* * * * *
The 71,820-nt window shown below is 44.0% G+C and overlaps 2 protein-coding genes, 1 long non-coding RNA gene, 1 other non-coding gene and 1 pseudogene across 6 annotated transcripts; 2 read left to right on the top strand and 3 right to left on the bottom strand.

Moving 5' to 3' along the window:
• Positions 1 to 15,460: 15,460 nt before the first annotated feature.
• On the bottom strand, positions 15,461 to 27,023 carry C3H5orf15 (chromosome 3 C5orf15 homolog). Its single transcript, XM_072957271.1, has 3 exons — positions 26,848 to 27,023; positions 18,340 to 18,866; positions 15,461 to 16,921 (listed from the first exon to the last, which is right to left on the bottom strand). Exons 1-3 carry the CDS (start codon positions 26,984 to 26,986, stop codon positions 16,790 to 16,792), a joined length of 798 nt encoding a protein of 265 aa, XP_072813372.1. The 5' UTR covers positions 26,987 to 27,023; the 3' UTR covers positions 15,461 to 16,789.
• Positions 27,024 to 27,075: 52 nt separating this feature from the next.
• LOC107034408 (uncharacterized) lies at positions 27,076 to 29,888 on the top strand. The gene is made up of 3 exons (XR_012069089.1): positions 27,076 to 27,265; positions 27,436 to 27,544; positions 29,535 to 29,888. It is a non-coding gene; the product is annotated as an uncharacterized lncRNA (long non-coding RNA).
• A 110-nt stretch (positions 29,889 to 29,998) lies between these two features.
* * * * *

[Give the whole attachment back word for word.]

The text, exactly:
The 71,820-nt window shown below is 44.0% G+C and overlaps 2 protein-coding genes, 1 long non-coding RNA gene, 1 other non-coding gene and 1 pseudogene across 6 annotated transcripts; 2 read left to right on the top strand and 3 right to left on the bottom strand.

Moving 5' to 3' along the window:
• Positions 1 to 15,460: 15,460 nt before the first annotated feature.
• On the bottom strand, positions 15,461 to 27,023 carry C3H5orf15 (chromosome 3 C5orf15 homolog). Its single transcript, XM_072957271.1, has 3 exons — positions 26,848 to 27,023; positions 18,340 to 18,866; positions 15,461 to 16,921 (listed from the first exon to the last, which is right to left on the bottom strand). Exons 1-3 carry the CDS (start codon positions 26,984 to 26,986, stop codon positions 16,790 to 16,792), a joined length of 798 nt encoding a protein of 265 aa, XP_072813372.1. The 5' UTR covers positions 26,987 to 27,023; the 3' UTR covers positions 15,461 to 16,789.
• Positions 27,024 to 27,075: 52 nt separating this feature from the next.
• LOC107034408 (uncharacterized) lies at positions 27,076 to 29,888 on the top strand. The gene is made up of 3 exons (XR_012069089.1): positions 27,076 to 27,265; positions 27,436 to 27,544; positions 29,535 to 29,888. It is a non-coding gene; the product is annotated as an uncharacterized lncRNA (long non-coding RNA).
• A 110-nt stretch (positions 29,889 to 29,998) lies between these two features.